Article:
WASHINGTON (Reuters) - U.S. Senate Democrats want to spell out a time frame to withdraw combat troops from Iraq, but might offer President George W. Bush power to waive the deadlines, Senate Majority Leader Harry Reid said on Monday.
“We’ve not, on this side of aisle, lost sight of the fact the American people have concluded the president’s Iraq policy has failed and we’re demanding a new way forward,” said Reid, of Nevada, who a few weeks ago concluded the Iraq war was “lost.”
In an attempt to again gauge Senate sentiment for placing end-dates for U.S. involvement in a war now in its fifth year, Reid has attached two Iraq amendments to an unrelated water resources bill the Senate is debating.
One would wind down U.S. involvement early next year by prohibiting combat funds after March 31. The other would call for troop withdrawals to begin this year and set a goal of finishing by March 31 next year. But Bush could waive the dates, Reid said.
Reid added that he and fellow Democrats were prepared to pass a bill to fund the Iraq war that is “very, very close” to a bill Congress sent Bush last month, which he vetoed.
On May 1, Bush rejected that $124 billion funding bill, mainly for the wars in Iraq and Afghanistan, that would have required U.S. troop withdrawals from Iraq to begin no later than October 1. The vetoed measure also set a nonbinding goal of March 31 for removing all combat troops.
Last week, the House of Representatives passed a different bill Bush has promised to veto. It would provide only enough money for the military to fight in Iraq for the next two or three months. A second batch of funds would be voted upon in late July to decide whether the additional money would be spent on more combat or on withdrawing troops.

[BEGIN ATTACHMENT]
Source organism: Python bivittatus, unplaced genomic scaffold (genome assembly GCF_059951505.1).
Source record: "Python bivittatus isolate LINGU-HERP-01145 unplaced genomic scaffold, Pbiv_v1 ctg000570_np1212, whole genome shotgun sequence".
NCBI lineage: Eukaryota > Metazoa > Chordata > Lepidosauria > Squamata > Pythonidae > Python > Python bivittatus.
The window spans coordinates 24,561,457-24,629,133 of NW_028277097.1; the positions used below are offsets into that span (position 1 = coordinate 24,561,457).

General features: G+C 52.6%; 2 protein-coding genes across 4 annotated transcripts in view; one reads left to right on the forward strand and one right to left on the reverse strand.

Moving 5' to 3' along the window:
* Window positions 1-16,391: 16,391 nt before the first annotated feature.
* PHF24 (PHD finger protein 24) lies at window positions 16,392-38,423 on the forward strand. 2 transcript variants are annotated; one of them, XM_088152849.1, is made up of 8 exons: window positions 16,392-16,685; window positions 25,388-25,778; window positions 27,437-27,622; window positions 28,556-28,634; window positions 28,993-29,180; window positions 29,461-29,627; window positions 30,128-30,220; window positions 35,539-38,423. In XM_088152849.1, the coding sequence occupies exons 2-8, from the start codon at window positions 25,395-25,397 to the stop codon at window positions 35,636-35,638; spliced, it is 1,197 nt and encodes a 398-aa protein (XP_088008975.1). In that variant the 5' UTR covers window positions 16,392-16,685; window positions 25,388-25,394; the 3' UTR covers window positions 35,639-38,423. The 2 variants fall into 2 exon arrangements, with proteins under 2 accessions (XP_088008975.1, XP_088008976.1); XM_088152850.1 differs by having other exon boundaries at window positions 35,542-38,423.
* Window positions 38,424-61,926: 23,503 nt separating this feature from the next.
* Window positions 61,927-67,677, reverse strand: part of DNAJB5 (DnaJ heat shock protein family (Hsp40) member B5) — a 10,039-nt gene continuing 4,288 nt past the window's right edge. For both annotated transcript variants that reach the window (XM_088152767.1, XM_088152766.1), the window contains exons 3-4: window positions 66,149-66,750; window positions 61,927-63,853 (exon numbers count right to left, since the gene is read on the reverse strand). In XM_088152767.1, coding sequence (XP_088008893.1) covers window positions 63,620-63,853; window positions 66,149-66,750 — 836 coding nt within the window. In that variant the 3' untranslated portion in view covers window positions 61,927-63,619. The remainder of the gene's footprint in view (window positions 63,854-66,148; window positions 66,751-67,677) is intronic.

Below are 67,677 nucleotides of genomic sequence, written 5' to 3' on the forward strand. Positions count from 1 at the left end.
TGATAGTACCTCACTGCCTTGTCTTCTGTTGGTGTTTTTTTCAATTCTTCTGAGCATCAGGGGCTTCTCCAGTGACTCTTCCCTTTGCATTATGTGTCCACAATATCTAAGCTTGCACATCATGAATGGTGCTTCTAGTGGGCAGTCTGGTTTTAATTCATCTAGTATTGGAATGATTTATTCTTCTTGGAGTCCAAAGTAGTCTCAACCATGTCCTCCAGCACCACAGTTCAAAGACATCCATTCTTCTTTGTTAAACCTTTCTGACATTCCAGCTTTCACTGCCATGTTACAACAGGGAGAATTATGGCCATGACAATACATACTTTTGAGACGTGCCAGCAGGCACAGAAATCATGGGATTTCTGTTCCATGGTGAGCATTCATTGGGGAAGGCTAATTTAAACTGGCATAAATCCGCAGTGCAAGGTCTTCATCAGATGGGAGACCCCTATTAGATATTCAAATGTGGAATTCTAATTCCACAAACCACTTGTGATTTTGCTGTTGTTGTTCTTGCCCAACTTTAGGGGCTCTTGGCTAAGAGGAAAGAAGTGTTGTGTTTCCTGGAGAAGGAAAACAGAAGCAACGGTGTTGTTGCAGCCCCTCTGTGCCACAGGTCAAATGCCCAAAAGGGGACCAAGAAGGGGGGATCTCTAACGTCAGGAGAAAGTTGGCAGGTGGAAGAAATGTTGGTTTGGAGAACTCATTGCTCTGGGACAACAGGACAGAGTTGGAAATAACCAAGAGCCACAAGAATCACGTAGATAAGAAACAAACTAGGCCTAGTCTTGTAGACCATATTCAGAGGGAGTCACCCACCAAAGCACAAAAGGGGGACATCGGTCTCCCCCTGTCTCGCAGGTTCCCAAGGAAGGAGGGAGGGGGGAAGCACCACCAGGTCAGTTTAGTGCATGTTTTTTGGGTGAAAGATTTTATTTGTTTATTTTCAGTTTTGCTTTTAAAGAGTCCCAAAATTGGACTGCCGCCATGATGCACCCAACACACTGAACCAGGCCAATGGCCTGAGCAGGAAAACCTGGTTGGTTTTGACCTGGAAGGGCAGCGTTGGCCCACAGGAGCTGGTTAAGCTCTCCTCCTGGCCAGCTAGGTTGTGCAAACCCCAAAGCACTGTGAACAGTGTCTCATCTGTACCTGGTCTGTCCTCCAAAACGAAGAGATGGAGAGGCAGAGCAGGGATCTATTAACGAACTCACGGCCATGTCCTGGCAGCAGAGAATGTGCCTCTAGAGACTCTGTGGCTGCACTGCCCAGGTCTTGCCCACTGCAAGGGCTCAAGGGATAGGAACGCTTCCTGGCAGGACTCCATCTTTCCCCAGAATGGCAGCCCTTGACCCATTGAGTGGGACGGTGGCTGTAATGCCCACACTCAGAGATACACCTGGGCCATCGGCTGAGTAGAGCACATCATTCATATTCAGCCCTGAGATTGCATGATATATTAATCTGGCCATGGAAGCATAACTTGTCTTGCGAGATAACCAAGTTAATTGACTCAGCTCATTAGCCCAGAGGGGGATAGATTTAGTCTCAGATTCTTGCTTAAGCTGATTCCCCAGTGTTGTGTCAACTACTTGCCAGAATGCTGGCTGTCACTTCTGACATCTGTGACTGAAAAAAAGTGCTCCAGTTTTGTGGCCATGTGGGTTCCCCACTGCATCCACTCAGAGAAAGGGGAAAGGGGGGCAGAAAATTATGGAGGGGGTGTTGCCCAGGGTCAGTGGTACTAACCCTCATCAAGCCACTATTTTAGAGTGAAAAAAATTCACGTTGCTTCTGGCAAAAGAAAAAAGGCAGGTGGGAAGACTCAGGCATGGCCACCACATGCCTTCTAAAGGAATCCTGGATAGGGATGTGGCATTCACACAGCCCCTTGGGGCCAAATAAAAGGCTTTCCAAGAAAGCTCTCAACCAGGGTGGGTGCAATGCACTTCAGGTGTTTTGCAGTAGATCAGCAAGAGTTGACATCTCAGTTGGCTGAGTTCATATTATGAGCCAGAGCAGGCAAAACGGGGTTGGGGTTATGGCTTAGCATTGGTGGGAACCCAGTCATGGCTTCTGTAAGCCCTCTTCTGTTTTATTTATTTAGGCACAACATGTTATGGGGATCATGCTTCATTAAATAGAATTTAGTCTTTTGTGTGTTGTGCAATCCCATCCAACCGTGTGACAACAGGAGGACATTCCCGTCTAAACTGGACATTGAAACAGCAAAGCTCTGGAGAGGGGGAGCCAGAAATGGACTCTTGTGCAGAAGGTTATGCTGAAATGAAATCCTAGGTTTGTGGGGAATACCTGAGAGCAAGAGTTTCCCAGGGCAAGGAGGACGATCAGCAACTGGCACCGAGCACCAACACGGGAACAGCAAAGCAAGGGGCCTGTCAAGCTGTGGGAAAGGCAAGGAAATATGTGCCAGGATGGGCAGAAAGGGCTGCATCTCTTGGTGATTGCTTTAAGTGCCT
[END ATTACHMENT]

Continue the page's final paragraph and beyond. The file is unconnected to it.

In the meantime, the House wants Bush to submit reports to Congress on the war’s progress and the Iraq’s government’s ability to stabilize the country.
Reid told reporters he was still talking to White House chief of staff Joshua Bolten in hopes of reaching a compromise on Iraq war funds, which by various estimates could run out in the next two to six weeks.
With more Republicans in Congress starting to question his Iraq policy, Bush has embraced the idea of including in the war spending bill a list of “benchmarks” for measuring Iraq’s progress in stabilizing a country that has suffered from relentless violence since the 2003 U.S. invasion.
But the president has not said he would accept a bill with consequences, such as troop withdrawals, if progress lags.
Last week, House Speaker Nancy Pelosi, a California Democrat, gave her fellow liberals a full House vote on ending the war by early next year, knowing it would be defeated. But supporters said the 171 votes in favor showed congressional sentiment is turning against the war.
No matter how the two Senate votes go, the chamber still would have to pass a separate war-funding bill, probably this week. After passage, the House and Senate would have to work out a compromise bill to send to Bush and hope he signs it.